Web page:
Book Review: GILDED by Marissa Meyer

Title in white on blurred golden dripping crown on black
Genre: Fantasy Retelling
Age Range: YA
Star Rating:
Series: yes - first book of duology


Book cover for GILDED: title in gold on blue beneath a gold cage dripping from a crown

All magic comes at a price, but love was never part of the bargain . . .

Cursed by the god of lies, a miller’s daughter has developed a talent for storytelling – but are all of her tales as false as they appear?

When one of Serilda’s stories draws the attention of the devastating Erlking, she finds herself swept away into a world of enchantment, where ghouls prowl the earth, and ravens track her every move. The king locks Serilda in a castle dungeon and orders her to spin straw into gold, or be killed for lying.

In despair, Serilda unwittingly summons a mysterious young man to her aid. And he agrees to help her, for a price. But love wasn’t meant to be part of the bargain.

Synopsis taken from Goodreads. Add to your shelves here.


GILDED is Marissa Meyer’s return to fairy tales after her debut series the Lunar Chronicles. Having been a bit let down by her most recent series, I was looking forward to something more in line with her debut, which I loved. However, this book didn’t quite hit the right notes for me. The difficult thing is I can’t quite pin point the exact reason why.

As Rumpelstiltskin retellings go, I really liked that Serilda is able to leave the castle and the Erlking between her various tasks. We could see more of the outside world and the effects of the Hunt. Plus it allows for more time with the Hunt hunting as they come for her again. That second time they were actually pretty intimidating (the king seemed to diminish inside the castle.)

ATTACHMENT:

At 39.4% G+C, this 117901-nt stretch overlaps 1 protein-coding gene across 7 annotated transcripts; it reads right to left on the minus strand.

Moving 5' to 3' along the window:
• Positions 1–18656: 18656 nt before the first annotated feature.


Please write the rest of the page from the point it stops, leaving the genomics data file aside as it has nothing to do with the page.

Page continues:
I did read it quite fast, but that was because I did have a big block of time. The story was not particularly engrossing that I had to know what happened next, nor was so complex that I needed to slow down. It’s one of those stories I floated through pretty indifferent (though the prose style did niggle at me at times, which was something I didn’t expect. There were phrases that just jumped out as awkward or overstating things.)

I think that one of the main reasons I never really invested in this book was that things just seemed to happen to Serilda without her having to work for them or earn them. She cries and then the boy with the magic she needs just happens to turn up. She just happens to be in the right place to get taken to see people who can confirm pieces of the puzzle. The person she’s disliked (and who’s been mean to her) just happens to be a witch totally willing to help her (in a complete character reversal.)

The romance was a bit unbelievable. They had two encounters, where she tells him stories and he spins straw into gold in exchange for trinkets, and she’s thinking about kissing him from interaction one. And then they’re full on snogging at the end of interaction two? Then interaction three goes full on sex? (Not explicitly written, but there’s no doubt what happened.) If it was written as lust, I’d believe it, but love?

I did not realise this was a duology until I had pulled up the Goodreads page to copy across the synopsis. For some reason, I’d thought it was standalone. However, that ending is very much not a standalone ending, and I am interested to see how she gets out of the predicament. There are some hints laid that it’ll be one of those twisty bargains being used to trap the Erlking.

Read my reviews of other books by Marissa Meyer:


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